Cops, by nature, want to help. Sometimes that drive can cause unforeseen problems.
Last year, Marin County Sheriff’s Deputy Jim Mathiesen was killed while trying to help out a friend of the family. The circumstances are beyond tragic. Mathiesen was off duty when he received a call from a friend who received death threats from an ex-boyfriend. The ex showed up shortly after Mathiesen arrived and killed the unarmed deputy. The link to the news story: http://www.sfgate.com/bayarea/article/Off-duty-Marin-deputy-killed-trying-to-help-friend-2353962.php#next
It’s common knowledge that domestic disputes are the most volatile of all calls for service. Whether you know the involved parties is irrelevant. Officer Vilho Ahola of Petaluma (California) Police Department could attest to this–if he was alive. On November 7, 1969, he responded to a domestic between a couple he called friends. He was shot in the neck and rendered a quadriplegic until in death in 1998. Read his story on the Officer Down Memorial Page: http://www.odmp.org/agency/3091-petaluma-police-department-california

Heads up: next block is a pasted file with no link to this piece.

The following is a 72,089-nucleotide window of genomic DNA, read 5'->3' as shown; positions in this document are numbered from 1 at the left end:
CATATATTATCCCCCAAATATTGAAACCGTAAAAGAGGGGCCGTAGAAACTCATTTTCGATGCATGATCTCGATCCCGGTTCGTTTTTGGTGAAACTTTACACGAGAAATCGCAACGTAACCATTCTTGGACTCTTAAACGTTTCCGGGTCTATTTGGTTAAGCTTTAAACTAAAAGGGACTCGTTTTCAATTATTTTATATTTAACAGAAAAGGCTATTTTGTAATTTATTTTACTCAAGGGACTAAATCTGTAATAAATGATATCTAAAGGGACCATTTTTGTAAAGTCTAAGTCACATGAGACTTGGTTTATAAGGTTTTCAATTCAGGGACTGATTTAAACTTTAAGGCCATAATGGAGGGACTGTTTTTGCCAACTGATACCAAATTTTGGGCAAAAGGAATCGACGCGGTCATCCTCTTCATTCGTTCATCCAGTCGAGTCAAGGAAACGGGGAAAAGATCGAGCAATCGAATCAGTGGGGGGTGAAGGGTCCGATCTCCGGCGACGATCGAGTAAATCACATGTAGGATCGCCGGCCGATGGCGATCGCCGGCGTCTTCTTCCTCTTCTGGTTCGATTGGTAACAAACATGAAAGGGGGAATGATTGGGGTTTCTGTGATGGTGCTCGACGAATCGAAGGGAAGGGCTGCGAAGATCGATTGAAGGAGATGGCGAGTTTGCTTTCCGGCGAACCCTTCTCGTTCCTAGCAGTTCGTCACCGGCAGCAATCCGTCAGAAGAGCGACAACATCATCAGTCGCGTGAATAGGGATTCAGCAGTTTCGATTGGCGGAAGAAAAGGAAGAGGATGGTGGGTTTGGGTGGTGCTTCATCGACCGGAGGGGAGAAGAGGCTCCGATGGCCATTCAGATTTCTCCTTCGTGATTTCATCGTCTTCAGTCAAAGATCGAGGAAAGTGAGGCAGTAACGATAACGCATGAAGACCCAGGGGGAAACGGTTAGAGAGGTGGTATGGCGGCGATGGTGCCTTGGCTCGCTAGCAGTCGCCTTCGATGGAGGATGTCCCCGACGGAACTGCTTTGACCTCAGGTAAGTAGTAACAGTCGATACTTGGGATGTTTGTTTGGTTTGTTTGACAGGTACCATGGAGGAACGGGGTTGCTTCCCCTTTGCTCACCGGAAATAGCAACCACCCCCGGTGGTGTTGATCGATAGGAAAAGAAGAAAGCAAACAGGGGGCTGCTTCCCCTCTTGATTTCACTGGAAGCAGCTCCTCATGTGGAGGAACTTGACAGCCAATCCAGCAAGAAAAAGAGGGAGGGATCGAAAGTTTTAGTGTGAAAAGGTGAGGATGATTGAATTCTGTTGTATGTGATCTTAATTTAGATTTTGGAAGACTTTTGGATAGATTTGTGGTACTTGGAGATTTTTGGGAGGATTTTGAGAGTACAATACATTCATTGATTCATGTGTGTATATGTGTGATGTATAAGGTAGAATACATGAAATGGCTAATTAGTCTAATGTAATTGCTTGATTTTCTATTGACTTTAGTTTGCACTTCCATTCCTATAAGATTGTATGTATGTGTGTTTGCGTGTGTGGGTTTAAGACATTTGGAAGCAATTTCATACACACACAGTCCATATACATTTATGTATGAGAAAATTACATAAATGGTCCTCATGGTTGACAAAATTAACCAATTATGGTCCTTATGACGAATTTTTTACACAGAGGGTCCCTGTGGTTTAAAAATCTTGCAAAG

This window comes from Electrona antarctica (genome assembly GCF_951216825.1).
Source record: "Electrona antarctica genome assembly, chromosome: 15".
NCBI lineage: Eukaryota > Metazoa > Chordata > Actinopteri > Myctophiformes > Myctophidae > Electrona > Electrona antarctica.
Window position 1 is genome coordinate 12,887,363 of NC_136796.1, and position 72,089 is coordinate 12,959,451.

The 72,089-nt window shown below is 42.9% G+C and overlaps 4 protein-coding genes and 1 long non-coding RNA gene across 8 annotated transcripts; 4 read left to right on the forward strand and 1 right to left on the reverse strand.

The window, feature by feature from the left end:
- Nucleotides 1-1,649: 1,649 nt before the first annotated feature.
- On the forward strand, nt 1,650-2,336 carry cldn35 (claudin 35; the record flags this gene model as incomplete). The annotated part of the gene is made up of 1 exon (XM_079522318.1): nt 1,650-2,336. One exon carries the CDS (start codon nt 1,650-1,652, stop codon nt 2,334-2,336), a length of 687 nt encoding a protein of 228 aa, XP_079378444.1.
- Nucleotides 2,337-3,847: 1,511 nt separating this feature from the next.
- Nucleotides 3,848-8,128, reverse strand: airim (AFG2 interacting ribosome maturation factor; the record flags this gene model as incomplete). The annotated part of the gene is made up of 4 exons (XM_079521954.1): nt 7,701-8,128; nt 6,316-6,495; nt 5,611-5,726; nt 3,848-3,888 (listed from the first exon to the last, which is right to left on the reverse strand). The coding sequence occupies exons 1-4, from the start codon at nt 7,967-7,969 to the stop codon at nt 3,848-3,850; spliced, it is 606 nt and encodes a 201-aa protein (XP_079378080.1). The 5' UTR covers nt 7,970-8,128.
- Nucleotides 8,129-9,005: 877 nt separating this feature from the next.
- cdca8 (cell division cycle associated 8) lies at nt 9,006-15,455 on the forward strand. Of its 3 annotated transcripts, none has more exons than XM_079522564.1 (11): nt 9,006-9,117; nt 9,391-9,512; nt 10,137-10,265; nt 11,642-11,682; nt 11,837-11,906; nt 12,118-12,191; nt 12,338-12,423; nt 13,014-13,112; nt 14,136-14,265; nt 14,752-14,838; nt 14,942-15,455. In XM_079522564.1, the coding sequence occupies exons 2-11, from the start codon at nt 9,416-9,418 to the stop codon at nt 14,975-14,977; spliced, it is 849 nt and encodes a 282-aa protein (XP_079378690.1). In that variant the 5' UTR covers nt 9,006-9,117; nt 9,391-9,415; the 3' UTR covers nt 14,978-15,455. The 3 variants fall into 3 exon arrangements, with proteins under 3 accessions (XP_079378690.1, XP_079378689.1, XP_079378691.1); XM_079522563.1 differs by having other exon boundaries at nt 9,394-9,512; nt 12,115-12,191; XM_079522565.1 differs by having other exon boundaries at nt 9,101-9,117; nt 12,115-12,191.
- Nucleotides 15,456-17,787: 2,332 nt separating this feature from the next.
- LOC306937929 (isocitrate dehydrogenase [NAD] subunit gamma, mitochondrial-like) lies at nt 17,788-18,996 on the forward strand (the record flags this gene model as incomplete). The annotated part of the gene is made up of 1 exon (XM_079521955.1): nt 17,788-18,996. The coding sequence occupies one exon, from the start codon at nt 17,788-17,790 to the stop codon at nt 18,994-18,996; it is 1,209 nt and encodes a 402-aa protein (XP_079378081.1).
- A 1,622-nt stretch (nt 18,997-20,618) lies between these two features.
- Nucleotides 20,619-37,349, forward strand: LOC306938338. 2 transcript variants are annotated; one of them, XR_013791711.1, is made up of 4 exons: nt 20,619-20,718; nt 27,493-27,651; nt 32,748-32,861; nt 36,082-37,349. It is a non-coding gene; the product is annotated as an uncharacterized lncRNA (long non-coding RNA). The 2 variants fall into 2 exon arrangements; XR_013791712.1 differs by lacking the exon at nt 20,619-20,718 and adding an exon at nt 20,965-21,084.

Back to how civilians react to cops in social situations. At parties that aren’t “cop parties”, most law enforcement people I know, offer another profession when asked. I’ve heard cops call themselves trash collectors, personnel specialists and even rocket scientists. This is to avoid the coffee shop scenario described above.
It has been many years since I dated (thankfully!) but the last thing I want to deal with on a blind date is intrusive questions about what I do for a living. Some people are scared off by law enforcement (ya gotta wonder what they’re hiding!), some are fascinated by it–that’s another post altogether–and some have pre-conceived ideas about the cop personality that don’t allow the freedom to enjoy a new relationship.
I’ll conclude this post with a promise to address more “cop talk” issues for the reader and the writer next week. As always, please feel free to ask questions. I’ll do my best to answer.